If you want to find out how large your black tank really is, just empty it (legally) some place where you have a fresh water supply and can spend a few extra minutes, and then use five gallon buckets to fill it up via the toilet until the tank is full again. Keep track of the number of buckets you put in and then you will have a good indicator of your tank's capacity.

As a practical rule of thumb, your waste tank capacity should be at least as large as your fresh water capacity, so that by the time the fresh water tank has been emptied, the waste tank isn't quite full to overflowing.

I can't guarantee that's the case; Airstream designers never have been omniscient and may not have figured out such a simple rule. But it wouldn't hurt to check and see if that's the case. If so, then while boondocking, start with a full fresh tank and empty waste tank, and by the time you're ready to dump you'll have run out of water anyway, with no risk of overflowing the waste tank.

If you're unfortunate enough to have a waste tank smaller than your fresh tank, though, you'll have to devote more effort to monitoring your waste tank status.

Jewel65 10-08-2014 08:55 AM

If you are looking for a good roll around tank (Blue Boy) I might suggest this one...

Thetford Smart Tote

It has some nice features like a self contained hose system, pull handle to attach to your hitch ball and heavy duty wheels.

Gearheart 10-08-2014 09:17 AM

If you are truly boondocking, boys at least can do #1 outside. The toilet flushes with a minimum of water, about a pint per flush. Dish washing will use up most of the fresh water tank. 15 gallons of sewage is a lot of capacity. While you are camping with full hookups leave the dump valve closed and see how long it takes to fill the black tank. On the old trailers the gray water goes straight through so no problem there. Use the toilet only for "business" and see how long it takes you to fill it. Everybody is different so you will have to experiment to find out how long you can last before something needs to be done.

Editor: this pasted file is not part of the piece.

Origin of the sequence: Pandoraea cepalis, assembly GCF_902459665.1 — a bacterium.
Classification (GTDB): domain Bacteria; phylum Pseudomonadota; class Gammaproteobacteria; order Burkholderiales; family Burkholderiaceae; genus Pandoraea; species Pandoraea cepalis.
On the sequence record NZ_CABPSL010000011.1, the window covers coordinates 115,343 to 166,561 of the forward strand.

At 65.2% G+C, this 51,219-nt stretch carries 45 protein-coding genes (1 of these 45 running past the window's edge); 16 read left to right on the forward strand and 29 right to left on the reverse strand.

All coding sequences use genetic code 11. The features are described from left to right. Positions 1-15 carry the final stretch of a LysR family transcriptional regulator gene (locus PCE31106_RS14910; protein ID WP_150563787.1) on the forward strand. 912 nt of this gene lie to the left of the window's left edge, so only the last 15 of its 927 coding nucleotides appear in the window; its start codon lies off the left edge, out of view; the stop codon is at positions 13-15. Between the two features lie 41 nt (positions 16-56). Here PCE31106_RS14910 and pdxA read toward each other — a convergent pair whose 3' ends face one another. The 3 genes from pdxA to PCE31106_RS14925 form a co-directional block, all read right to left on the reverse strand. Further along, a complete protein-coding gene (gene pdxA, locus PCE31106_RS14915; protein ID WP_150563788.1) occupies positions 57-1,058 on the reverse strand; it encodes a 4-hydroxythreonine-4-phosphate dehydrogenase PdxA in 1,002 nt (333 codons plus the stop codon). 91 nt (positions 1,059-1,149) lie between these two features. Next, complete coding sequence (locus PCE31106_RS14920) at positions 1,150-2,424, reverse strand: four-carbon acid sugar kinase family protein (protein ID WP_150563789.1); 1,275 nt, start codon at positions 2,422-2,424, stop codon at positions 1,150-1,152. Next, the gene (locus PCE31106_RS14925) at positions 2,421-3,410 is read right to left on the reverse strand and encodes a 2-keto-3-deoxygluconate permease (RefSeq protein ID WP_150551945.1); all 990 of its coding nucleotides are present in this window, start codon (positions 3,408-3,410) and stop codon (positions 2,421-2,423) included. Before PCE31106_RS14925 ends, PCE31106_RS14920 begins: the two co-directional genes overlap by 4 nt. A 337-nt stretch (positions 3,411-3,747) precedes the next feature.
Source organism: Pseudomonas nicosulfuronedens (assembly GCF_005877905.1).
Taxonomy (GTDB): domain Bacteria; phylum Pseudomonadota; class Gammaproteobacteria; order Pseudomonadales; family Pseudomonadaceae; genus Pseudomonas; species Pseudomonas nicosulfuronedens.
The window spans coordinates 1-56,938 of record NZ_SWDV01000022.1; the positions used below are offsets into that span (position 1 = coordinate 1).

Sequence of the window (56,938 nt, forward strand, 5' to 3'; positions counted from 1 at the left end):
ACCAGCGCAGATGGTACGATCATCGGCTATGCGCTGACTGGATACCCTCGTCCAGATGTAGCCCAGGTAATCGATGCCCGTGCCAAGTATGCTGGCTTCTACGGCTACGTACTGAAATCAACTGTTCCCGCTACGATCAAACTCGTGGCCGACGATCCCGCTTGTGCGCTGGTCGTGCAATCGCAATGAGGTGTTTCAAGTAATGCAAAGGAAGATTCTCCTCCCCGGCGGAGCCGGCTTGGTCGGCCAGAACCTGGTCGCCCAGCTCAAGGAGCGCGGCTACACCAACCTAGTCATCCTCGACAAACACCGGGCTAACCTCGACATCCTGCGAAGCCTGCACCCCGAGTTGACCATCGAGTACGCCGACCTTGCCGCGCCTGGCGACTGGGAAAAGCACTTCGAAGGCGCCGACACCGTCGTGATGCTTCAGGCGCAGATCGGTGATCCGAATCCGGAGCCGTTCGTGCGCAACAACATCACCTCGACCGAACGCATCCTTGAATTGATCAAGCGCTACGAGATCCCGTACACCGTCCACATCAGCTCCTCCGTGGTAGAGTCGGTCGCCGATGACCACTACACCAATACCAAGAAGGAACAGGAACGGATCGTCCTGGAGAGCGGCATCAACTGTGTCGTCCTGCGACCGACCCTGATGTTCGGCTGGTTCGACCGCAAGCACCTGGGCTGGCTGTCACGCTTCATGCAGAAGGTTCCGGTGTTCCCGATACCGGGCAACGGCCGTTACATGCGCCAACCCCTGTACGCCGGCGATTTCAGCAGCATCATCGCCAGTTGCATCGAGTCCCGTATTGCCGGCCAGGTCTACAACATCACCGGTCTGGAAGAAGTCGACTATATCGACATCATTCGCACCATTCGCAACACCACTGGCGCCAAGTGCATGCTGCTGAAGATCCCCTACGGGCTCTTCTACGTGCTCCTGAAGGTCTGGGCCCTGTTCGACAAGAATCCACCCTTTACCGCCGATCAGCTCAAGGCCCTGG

HowieE 10-08-2014 09:42 AM

The rest area at the bottom of 295 in >Jersey still has a dump station in the back. The Pa. turnpike have them but are charging. FlyingJ and most truck stops have dump stations.

When I went from septic to city sewer I placed a clean out at the curb and dump at home.

What I have done on my daughters SOB was add a tank and cross couple them. Don't forget to cross couple them top and bottom.

Janet H 10-08-2014 09:56 AM

The Black tank in our 64 overlander is about 15 gals and we can make it almost a week if we are careful (find a bush during daylight hours). gray water is another deal entirely...